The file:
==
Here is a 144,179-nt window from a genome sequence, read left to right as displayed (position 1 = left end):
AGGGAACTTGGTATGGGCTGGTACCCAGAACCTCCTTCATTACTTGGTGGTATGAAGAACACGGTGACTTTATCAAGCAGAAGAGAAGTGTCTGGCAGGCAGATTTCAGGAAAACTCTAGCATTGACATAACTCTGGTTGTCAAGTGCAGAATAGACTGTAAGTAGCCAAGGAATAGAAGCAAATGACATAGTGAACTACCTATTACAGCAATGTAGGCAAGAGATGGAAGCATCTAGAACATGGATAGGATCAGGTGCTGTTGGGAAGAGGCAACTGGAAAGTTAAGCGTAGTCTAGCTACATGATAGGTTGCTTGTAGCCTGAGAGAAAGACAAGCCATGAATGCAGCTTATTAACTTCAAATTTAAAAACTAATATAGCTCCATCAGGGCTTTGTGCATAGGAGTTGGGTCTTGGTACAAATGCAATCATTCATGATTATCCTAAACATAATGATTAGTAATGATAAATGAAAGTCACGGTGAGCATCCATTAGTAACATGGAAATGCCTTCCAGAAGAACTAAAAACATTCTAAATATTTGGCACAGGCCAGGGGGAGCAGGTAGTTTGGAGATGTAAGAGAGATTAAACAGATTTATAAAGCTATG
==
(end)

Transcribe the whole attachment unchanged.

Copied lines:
Here is a 144,179-nt window from a genome sequence, read left to right as displayed (position 1 = left end):
AGGGAACTTGGTATGGGCTGGTACCCAGAACCTCCTTCATTACTTGGTGGTATGAAGAACACGGTGACTTTATCAAGCAGAAGAGAAGTGTCTGGCAGGCAGATTTCAGGAAAACTCTAGCATTGACATAACTCTGGTTGTCAAGTGCAGAATAGACTGTAAGTAGCCAAGGAATAGAAGCAAATGACATAGTGAACTACCTATTACAGCAATGTAGGCAAGAGATGGAAGCATCTAGAACATGGATAGGATCAGGTGCTGTTGGGAAGAGGCAACTGGAAAGTTAAGCGTAGTCTAGCTACATGATAGGTTGCTTGTAGCCTGAGAGAAAGACAAGCCATGAATGCAGCTTATTAACTTCAAATTTAAAAACTAATATAGCTCCATCAGGGCTTTGTGCATAGGAGTTGGGTCTTGGTACAAATGCAATCATTCATGATTATCCTAAACATAATGATTAGTAATGATAAATGAAAGTCACGGTGAGCATCCATTAGTAACATGGAAATGCCTTCCAGAAGAACTAAAAACATTCTAAATATTTGGCACAGGCCAGGGGGAGCAGGTAGTTTGGAGATGTAAGAGAGATTAAACAGATTTATAAAGCTATG